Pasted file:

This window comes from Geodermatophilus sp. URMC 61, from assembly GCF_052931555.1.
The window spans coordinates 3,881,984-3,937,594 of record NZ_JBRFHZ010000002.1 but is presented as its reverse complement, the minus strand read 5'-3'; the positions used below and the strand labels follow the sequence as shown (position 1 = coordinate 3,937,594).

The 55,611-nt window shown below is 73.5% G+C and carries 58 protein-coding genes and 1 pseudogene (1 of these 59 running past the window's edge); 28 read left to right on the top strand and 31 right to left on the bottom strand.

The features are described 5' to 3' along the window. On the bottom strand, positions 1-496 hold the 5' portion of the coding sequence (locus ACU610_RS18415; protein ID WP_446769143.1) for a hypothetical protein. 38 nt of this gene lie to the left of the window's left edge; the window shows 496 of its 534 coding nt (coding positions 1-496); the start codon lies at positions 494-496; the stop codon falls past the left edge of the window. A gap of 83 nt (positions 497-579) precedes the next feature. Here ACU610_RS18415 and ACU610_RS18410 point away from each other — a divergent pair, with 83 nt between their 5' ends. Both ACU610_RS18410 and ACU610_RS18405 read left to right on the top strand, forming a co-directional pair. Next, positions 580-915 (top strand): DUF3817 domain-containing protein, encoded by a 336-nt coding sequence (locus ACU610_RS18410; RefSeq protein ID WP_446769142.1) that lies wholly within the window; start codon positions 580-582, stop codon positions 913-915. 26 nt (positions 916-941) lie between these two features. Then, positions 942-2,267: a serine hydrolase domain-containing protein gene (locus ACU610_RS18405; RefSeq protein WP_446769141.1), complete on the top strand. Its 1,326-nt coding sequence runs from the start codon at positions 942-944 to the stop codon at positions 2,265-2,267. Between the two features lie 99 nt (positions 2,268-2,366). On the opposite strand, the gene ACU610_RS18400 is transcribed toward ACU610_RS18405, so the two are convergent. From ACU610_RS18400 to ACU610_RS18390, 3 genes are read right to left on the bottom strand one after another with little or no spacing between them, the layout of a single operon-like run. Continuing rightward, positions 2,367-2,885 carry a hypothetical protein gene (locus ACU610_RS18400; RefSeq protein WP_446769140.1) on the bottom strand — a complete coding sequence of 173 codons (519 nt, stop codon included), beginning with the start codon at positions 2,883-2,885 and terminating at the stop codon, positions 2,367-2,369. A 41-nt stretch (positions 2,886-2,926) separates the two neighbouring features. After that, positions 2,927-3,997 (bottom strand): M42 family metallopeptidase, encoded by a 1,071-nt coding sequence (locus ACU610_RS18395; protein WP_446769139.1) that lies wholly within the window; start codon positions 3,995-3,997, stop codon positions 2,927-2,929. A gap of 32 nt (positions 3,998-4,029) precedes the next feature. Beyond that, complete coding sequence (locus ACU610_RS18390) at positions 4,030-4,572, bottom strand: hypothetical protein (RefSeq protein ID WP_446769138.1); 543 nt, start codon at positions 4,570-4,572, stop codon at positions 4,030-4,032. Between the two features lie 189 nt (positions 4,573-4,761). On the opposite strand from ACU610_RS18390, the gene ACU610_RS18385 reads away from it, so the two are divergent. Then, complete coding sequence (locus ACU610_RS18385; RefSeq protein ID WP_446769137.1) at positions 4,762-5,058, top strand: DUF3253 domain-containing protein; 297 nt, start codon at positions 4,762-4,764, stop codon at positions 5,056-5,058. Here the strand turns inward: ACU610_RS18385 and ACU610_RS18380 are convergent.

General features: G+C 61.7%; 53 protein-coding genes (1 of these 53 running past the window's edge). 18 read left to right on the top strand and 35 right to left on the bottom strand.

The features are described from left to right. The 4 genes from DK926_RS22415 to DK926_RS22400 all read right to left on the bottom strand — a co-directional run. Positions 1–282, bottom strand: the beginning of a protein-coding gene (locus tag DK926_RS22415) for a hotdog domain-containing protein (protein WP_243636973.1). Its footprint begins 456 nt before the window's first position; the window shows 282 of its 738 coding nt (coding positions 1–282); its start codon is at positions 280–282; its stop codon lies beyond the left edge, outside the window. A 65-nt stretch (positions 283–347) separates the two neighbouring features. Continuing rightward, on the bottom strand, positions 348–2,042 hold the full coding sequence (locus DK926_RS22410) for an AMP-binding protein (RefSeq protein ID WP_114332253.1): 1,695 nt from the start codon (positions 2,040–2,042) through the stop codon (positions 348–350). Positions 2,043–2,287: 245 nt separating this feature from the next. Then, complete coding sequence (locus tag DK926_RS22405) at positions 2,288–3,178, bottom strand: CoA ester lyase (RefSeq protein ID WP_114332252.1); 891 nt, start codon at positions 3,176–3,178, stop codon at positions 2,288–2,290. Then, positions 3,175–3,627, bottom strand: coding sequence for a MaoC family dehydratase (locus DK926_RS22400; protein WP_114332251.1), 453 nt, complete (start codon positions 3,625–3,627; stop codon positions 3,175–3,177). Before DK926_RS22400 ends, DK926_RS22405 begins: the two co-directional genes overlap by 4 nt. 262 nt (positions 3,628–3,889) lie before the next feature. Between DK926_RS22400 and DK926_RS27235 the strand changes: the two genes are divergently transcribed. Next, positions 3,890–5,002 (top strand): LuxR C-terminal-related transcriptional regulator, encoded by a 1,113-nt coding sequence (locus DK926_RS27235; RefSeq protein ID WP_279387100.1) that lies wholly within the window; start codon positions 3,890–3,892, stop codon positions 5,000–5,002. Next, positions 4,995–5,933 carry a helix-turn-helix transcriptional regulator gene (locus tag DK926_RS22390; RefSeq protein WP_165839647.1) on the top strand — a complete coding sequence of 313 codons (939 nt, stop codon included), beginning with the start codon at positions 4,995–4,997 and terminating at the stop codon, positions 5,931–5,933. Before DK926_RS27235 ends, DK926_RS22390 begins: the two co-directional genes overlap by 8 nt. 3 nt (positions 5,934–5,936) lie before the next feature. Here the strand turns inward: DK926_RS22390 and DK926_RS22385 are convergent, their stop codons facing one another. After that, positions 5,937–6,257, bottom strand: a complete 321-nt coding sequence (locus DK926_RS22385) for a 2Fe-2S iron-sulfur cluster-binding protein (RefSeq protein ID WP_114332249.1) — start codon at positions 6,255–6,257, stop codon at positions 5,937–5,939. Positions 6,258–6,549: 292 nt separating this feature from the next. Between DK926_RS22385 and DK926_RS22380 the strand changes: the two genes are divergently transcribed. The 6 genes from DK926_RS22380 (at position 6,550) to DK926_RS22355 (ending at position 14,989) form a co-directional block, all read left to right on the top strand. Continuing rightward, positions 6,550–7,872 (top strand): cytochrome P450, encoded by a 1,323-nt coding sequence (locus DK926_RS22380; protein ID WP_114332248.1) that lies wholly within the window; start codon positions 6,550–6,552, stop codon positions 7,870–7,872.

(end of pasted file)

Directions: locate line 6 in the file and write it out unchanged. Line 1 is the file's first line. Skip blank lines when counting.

The features are described from left to right. The 4 genes from DK926_RS22415 to DK926_RS22400 all read right to left on the bottom strand — a co-directional run. Positions 1–282, bottom strand: the beginning of a protein-coding gene (locus tag DK926_RS22415) for a hotdog domain-containing protein (protein WP_243636973.1). Its footprint begins 456 nt before the window's first position; the window shows 282 of its 738 coding nt (coding positions 1–282); its start codon is at positions 280–282; its stop codon lies beyond the left edge, outside the window. A 65-nt stretch (positions 283–347) separates the two neighbouring features. Continuing rightward, on the bottom strand, positions 348–2,042 hold the full coding sequence (locus DK926_RS22410) for an AMP-binding protein (RefSeq protein ID WP_114332253.1): 1,695 nt from the start codon (positions 2,040–2,042) through the stop codon (positions 348–350). Positions 2,043–2,287: 245 nt separating this feature from the next. Then, complete coding sequence (locus tag DK926_RS22405) at positions 2,288–3,178, bottom strand: CoA ester lyase (RefSeq protein ID WP_114332252.1); 891 nt, start codon at positions 3,176–3,178, stop codon at positions 2,288–2,290. Then, positions 3,175–3,627, bottom strand: coding sequence for a MaoC family dehydratase (locus DK926_RS22400; protein WP_114332251.1), 453 nt, complete (start codon positions 3,625–3,627; stop codon positions 3,175–3,177). Before DK926_RS22400 ends, DK926_RS22405 begins: the two co-directional genes overlap by 4 nt. 262 nt (positions 3,628–3,889) lie before the next feature. Between DK926_RS22400 and DK926_RS27235 the strand changes: the two genes are divergently transcribed. Next, positions 3,890–5,002 (top strand): LuxR C-terminal-related transcriptional regulator, encoded by a 1,113-nt coding sequence (locus DK926_RS27235; RefSeq protein ID WP_279387100.1) that lies wholly within the window; start codon positions 3,890–3,892, stop codon positions 5,000–5,002. Next, positions 4,995–5,933 carry a helix-turn-helix transcriptional regulator gene (locus tag DK926_RS22390; RefSeq protein WP_165839647.1) on the top strand — a complete coding sequence of 313 codons (939 nt, stop codon included), beginning with the start codon at positions 4,995–4,997 and terminating at the stop codon, positions 5,931–5,933. Before DK926_RS27235 ends, DK926_RS22390 begins: the two co-directional genes overlap by 8 nt. 3 nt (positions 5,934–5,936) lie before the next feature. Here the strand turns inward: DK926_RS22390 and DK926_RS22385 are convergent, their stop codons facing one another. After that, positions 5,937–6,257, bottom strand: a complete 321-nt coding sequence (locus DK926_RS22385) for a 2Fe-2S iron-sulfur cluster-binding protein (RefSeq protein ID WP_114332249.1) — start codon at positions 6,255–6,257, stop codon at positions 5,937–5,939. Positions 6,258–6,549: 292 nt separating this feature from the next. Between DK926_RS22385 and DK926_RS22380 the strand changes: the two genes are divergently transcribed. The 6 genes from DK926_RS22380 (at position 6,550) to DK926_RS22355 (ending at position 14,989) form a co-directional block, all read left to right on the top strand. Continuing rightward, positions 6,550–7,872 (top strand): cytochrome P450, encoded by a 1,323-nt coding sequence (locus DK926_RS22380; protein ID WP_114332248.1) that lies wholly within the window; start codon positions 6,550–6,552, stop codon positions 7,870–7,872.